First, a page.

2: Radiosonde
4_{2}  They must have adjusted the time so that zero was launch, and the –33 point was
beforehand. That means you can use that point to figure out the elevation of the field,
but you shouldn't use it in figuring out the slope of the line.
5: Chinese Trains
1_{5}  The purpose of this question is make sure you note that the trip goes to the next day,
and that it does not start at midnight.
Using the table in the book, under time, it should be 36.23 – 14.42, or 21.81 hours.
Or you can take the departure time, 14:25 (or 2:25 pm) and add 24 hours to get 14:25 the next day.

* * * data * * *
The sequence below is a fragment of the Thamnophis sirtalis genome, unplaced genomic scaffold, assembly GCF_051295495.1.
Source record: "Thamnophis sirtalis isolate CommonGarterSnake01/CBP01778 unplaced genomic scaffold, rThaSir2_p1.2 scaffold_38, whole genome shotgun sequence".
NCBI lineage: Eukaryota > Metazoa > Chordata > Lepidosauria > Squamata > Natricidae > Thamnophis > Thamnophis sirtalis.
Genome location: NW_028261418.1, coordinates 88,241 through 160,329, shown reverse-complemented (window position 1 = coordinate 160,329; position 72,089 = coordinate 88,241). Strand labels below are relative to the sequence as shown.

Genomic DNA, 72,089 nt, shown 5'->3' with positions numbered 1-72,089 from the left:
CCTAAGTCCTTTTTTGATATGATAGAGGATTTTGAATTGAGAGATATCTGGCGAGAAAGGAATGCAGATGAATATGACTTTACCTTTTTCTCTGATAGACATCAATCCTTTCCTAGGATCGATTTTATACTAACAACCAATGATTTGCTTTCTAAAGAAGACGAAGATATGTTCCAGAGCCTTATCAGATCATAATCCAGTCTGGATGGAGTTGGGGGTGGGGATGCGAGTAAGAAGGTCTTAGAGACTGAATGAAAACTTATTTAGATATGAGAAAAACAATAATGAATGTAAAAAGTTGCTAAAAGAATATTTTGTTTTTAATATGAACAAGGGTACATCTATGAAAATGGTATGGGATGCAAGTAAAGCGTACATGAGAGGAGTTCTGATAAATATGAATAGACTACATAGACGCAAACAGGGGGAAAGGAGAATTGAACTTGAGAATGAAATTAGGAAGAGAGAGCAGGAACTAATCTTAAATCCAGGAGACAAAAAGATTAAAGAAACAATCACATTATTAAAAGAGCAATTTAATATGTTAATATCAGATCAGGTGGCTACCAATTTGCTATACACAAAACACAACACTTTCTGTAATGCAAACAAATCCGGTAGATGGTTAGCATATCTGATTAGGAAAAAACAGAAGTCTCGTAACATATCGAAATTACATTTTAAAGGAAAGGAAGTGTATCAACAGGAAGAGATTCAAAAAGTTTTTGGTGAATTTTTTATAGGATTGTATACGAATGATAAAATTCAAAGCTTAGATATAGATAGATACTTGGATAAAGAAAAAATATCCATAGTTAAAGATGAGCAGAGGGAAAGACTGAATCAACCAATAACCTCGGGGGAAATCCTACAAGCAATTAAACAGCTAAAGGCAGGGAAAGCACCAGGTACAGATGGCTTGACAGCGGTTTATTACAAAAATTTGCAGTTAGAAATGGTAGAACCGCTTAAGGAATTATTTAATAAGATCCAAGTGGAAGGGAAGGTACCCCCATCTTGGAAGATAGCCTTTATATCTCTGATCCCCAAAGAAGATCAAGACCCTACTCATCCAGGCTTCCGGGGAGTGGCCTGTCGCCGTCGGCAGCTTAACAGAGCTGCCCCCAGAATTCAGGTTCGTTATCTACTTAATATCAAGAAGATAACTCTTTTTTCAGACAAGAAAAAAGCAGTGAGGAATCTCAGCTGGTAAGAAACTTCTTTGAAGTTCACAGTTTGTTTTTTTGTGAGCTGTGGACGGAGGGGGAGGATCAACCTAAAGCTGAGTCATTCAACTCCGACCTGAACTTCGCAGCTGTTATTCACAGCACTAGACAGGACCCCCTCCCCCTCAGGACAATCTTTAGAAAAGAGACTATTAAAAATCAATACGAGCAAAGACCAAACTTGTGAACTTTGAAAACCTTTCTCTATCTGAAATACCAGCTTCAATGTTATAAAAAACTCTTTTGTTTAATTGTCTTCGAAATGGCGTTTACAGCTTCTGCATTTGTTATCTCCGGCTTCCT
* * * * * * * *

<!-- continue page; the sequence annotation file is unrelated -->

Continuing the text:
Two hours earlier is 12:25 (for 22 hours duration).
The train arrives at 12:14, which is 11 minutes earlier.
So the elapsed time is 21 hours 49 minutes.
2_{5}  1463 km / 21.81 hours = 67 kph.
Just make sure you divide in the right order!
This is the average speed. When you make a graph, you'll see that the speed is not constant.
6: Hooke's Law
9_{6}  Since we hung masses and saw how much stretch here was,
the mass was independent, and the stretch was dependent.
To set it up the other way, see how much mass you need to stretch some predetermined amount,
for example, how much mass you need to stretch the string 5 cm, 10 cm, etc.
38: Absolute Zero
9_{38}  The intercepts are pretty close (and pretty close to the
orthodox value for absolute zero, –273.15 degrees Celsius).
But the slopes are way different.
One reason is that the two groups must have had different amounts of gas in their canisters.
The other (less important, and more confusing) reason is that the second group measured its pressure in pascals instead of kilopascals.